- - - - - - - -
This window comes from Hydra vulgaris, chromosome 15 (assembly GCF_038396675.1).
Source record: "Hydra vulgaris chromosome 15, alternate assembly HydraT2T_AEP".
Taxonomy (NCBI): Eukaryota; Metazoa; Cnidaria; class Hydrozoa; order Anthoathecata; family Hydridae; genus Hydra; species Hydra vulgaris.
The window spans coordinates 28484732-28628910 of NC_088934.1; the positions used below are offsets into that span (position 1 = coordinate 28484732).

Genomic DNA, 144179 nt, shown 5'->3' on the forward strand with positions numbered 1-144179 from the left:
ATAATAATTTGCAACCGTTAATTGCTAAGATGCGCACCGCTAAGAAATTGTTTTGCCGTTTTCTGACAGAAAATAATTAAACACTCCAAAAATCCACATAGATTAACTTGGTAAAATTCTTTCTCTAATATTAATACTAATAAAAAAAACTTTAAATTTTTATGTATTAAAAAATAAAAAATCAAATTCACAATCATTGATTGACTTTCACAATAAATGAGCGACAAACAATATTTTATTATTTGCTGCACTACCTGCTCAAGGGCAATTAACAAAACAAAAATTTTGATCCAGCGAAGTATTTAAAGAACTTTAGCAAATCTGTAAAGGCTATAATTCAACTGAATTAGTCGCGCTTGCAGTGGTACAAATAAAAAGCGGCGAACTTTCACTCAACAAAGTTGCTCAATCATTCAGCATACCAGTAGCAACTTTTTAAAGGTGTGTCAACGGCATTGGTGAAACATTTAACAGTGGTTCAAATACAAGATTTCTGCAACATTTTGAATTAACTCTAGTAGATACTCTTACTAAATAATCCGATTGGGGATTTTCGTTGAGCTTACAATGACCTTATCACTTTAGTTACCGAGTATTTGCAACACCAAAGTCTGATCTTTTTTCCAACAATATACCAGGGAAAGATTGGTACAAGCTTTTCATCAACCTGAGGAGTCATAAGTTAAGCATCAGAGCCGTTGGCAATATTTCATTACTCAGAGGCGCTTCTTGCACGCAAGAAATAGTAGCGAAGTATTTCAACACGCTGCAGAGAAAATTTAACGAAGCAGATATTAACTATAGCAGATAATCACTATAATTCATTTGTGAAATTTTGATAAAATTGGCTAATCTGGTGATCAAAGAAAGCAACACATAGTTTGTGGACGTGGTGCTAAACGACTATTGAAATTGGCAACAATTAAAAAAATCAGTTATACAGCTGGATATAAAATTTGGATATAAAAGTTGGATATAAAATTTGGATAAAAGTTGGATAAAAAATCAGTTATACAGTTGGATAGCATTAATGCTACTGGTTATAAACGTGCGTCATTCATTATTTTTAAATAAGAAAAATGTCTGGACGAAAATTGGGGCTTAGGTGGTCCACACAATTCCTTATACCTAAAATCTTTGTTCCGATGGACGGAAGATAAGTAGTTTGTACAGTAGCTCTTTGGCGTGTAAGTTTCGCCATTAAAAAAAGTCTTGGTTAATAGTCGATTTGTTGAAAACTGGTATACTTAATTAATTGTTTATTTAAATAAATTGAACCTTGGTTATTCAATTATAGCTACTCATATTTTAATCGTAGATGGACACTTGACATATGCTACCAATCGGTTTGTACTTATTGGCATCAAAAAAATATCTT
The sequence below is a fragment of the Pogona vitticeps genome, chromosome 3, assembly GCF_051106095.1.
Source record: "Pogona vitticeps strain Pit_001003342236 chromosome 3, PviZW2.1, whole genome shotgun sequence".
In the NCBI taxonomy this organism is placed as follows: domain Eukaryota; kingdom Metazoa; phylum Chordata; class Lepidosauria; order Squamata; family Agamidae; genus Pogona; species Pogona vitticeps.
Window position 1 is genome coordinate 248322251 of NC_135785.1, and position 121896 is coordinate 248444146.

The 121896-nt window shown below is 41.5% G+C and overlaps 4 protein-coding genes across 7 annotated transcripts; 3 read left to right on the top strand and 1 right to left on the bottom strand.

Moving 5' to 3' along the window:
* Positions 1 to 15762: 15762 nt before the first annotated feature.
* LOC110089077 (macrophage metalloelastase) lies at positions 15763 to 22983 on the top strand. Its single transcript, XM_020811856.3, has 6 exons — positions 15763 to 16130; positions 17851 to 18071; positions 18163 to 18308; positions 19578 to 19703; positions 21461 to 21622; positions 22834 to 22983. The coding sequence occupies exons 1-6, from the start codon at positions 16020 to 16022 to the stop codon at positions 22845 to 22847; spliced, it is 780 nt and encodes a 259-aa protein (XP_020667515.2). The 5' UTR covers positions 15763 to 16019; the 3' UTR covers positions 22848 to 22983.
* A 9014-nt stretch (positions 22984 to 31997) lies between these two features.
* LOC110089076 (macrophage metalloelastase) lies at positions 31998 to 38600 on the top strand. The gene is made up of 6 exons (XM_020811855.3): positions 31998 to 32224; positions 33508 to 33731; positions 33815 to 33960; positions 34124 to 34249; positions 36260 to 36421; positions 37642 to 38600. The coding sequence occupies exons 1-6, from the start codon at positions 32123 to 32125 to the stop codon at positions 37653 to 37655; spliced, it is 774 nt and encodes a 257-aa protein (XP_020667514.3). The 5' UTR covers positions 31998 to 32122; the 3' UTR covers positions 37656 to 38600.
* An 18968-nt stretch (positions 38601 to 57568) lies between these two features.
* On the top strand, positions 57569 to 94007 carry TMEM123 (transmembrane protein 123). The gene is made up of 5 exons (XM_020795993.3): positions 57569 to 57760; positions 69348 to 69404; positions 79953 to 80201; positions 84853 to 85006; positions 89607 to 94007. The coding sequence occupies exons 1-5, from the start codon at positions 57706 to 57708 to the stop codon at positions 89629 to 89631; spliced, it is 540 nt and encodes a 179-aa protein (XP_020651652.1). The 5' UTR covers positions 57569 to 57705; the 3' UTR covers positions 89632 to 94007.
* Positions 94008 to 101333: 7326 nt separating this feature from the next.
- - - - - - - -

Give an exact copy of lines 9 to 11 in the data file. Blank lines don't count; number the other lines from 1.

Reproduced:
In the NCBI taxonomy this organism is placed as follows: domain Eukaryota; kingdom Metazoa; phylum Chordata; class Lepidosauria; order Squamata; family Agamidae; genus Pogona; species Pogona vitticeps.
Window position 1 is genome coordinate 248322251 of NC_135785.1, and position 121896 is coordinate 248444146.

The 121896-nt window shown below is 41.5% G+C and overlaps 4 protein-coding genes across 7 annotated transcripts; 3 read left to right on the top strand and 1 right to left on the bottom strand.